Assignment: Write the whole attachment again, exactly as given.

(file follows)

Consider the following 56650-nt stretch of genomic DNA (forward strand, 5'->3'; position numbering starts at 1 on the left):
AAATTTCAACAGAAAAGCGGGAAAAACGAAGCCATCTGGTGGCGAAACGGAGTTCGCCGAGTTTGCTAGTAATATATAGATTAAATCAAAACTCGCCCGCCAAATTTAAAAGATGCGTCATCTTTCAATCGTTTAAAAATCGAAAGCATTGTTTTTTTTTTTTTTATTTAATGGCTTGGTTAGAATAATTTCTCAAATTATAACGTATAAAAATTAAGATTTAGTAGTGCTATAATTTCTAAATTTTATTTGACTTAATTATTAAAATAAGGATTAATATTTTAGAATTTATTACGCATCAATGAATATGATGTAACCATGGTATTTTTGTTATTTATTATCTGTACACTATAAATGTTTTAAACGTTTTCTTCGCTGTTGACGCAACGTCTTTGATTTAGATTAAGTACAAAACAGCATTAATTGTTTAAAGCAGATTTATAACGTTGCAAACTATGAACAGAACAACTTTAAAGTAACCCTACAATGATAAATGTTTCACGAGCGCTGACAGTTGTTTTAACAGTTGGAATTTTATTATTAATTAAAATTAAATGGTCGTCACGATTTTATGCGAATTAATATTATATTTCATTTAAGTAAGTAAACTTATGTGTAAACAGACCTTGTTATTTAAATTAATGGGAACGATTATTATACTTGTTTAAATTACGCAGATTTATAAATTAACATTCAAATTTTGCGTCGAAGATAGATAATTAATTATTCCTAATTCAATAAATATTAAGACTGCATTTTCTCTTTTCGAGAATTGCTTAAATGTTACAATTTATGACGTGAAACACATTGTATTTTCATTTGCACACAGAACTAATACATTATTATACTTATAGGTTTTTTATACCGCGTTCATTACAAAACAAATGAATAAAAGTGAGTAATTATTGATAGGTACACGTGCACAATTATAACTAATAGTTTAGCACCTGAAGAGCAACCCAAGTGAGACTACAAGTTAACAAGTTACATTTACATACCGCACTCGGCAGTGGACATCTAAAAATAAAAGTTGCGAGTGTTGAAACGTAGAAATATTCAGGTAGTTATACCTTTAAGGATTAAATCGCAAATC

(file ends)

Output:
Consider the following 56650-nt stretch of genomic DNA (forward strand, 5'->3'; position numbering starts at 1 on the left):
AAATTTCAACAGAAAAGCGGGAAAAACGAAGCCATCTGGTGGCGAAACGGAGTTCGCCGAGTTTGCTAGTAATATATAGATTAAATCAAAACTCGCCCGCCAAATTTAAAAGATGCGTCATCTTTCAATCGTTTAAAAATCGAAAGCATTGTTTTTTTTTTTTTTATTTAATGGCTTGGTTAGAATAATTTCTCAAATTATAACGTATAAAAATTAAGATTTAGTAGTGCTATAATTTCTAAATTTTATTTGACTTAATTATTAAAATAAGGATTAATATTTTAGAATTTATTACGCATCAATGAATATGATGTAACCATGGTATTTTTGTTATTTATTATCTGTACACTATAAATGTTTTAAACGTTTTCTTCGCTGTTGACGCAACGTCTTTGATTTAGATTAAGTACAAAACAGCATTAATTGTTTAAAGCAGATTTATAACGTTGCAAACTATGAACAGAACAACTTTAAAGTAACCCTACAATGATAAATGTTTCACGAGCGCTGACAGTTGTTTTAACAGTTGGAATTTTATTATTAATTAAAATTAAATGGTCGTCACGATTTTATGCGAATTAATATTATATTTCATTTAAGTAAGTAAACTTATGTGTAAACAGACCTTGTTATTTAAATTAATGGGAACGATTATTATACTTGTTTAAATTACGCAGATTTATAAATTAACATTCAAATTTTGCGTCGAAGATAGATAATTAATTATTCCTAATTCAATAAATATTAAGACTGCATTTTCTCTTTTCGAGAATTGCTTAAATGTTACAATTTATGACGTGAAACACATTGTATTTTCATTTGCACACAGAACTAATACATTATTATACTTATAGGTTTTTTATACCGCGTTCATTACAAAACAAATGAATAAAAGTGAGTAATTATTGATAGGTACACGTGCACAATTATAACTAATAGTTTAGCACCTGAAGAGCAACCCAAGTGAGACTACAAGTTAACAAGTTACATTTACATACCGCACTCGGCAGTGGACATCTAAAAATAAAAGTTGCGAGTGTTGAAACGTAGAAATATTCAGGTAGTTATACCTTTAAGGATTAAATCGCAAATC